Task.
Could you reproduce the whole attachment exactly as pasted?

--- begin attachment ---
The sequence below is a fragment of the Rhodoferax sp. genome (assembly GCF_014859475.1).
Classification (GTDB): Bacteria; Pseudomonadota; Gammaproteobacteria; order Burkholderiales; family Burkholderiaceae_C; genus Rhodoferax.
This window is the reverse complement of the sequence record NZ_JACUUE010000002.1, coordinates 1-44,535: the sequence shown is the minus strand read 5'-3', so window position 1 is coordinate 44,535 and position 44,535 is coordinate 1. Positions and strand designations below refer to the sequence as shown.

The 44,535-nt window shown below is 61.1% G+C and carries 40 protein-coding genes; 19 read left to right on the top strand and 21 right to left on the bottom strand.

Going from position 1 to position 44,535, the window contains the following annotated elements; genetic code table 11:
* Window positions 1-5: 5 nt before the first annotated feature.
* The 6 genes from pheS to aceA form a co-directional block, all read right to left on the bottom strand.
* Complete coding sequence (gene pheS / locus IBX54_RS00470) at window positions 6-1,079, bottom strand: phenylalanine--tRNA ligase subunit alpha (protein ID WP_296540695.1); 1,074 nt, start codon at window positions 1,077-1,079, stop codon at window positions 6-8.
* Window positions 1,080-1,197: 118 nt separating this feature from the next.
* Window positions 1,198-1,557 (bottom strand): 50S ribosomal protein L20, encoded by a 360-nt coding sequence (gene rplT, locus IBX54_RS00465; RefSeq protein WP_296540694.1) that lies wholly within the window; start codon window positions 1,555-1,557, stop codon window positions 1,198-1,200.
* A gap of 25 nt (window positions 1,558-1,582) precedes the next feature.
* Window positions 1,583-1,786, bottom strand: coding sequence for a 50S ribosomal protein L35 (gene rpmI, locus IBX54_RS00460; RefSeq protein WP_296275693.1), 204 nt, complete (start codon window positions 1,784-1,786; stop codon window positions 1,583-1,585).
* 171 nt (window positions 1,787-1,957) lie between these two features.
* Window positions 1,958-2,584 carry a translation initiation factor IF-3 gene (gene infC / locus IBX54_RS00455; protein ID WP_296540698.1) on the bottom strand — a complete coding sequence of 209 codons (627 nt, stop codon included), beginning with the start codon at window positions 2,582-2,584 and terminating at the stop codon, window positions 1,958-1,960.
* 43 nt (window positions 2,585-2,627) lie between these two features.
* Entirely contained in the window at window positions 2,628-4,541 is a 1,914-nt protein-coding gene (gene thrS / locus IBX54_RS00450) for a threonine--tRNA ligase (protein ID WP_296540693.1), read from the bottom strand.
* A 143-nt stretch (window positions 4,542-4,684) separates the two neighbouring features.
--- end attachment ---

The sequence below is a fragment of the Rhodoferax sp. genome (assembly GCF_014859475.1).
Classification (GTDB): Bacteria; Pseudomonadota; Gammaproteobacteria; order Burkholderiales; family Burkholderiaceae_C; genus Rhodoferax.
This window is the reverse complement of the sequence record NZ_JACUUE010000002.1, coordinates 1-44,535: the sequence shown is the minus strand read 5'-3', so window position 1 is coordinate 44,535 and position 44,535 is coordinate 1. Positions and strand designations below refer to the sequence as shown.

The 44,535-nt window shown below is 61.1% G+C and carries 40 protein-coding genes; 19 read left to right on the top strand and 21 right to left on the bottom strand.

Going from position 1 to position 44,535, the window contains the following annotated elements; genetic code table 11:
* Window positions 1-5: 5 nt before the first annotated feature.
* The 6 genes from pheS to aceA form a co-directional block, all read right to left on the bottom strand.
* Complete coding sequence (gene pheS / locus IBX54_RS00470) at window positions 6-1,079, bottom strand: phenylalanine--tRNA ligase subunit alpha (protein ID WP_296540695.1); 1,074 nt, start codon at window positions 1,077-1,079, stop codon at window positions 6-8.
* Window positions 1,080-1,197: 118 nt separating this feature from the next.
* Window positions 1,198-1,557 (bottom strand): 50S ribosomal protein L20, encoded by a 360-nt coding sequence (gene rplT, locus IBX54_RS00465; RefSeq protein WP_296540694.1) that lies wholly within the window; start codon window positions 1,555-1,557, stop codon window positions 1,198-1,200.
* A gap of 25 nt (window positions 1,558-1,582) precedes the next feature.
* Window positions 1,583-1,786, bottom strand: coding sequence for a 50S ribosomal protein L35 (gene rpmI, locus IBX54_RS00460; RefSeq protein WP_296275693.1), 204 nt, complete (start codon window positions 1,784-1,786; stop codon window positions 1,583-1,585).
* 171 nt (window positions 1,787-1,957) lie between these two features.
* Window positions 1,958-2,584 carry a translation initiation factor IF-3 gene (gene infC / locus IBX54_RS00455; protein ID WP_296540698.1) on the bottom strand — a complete coding sequence of 209 codons (627 nt, stop codon included), beginning with the start codon at window positions 2,582-2,584 and terminating at the stop codon, window positions 1,958-1,960.
* 43 nt (window positions 2,585-2,627) lie between these two features.
* Entirely contained in the window at window positions 2,628-4,541 is a 1,914-nt protein-coding gene (gene thrS / locus IBX54_RS00450) for a threonine--tRNA ligase (protein ID WP_296540693.1), read from the bottom strand.
* A 143-nt stretch (window positions 4,542-4,684) separates the two neighbouring features.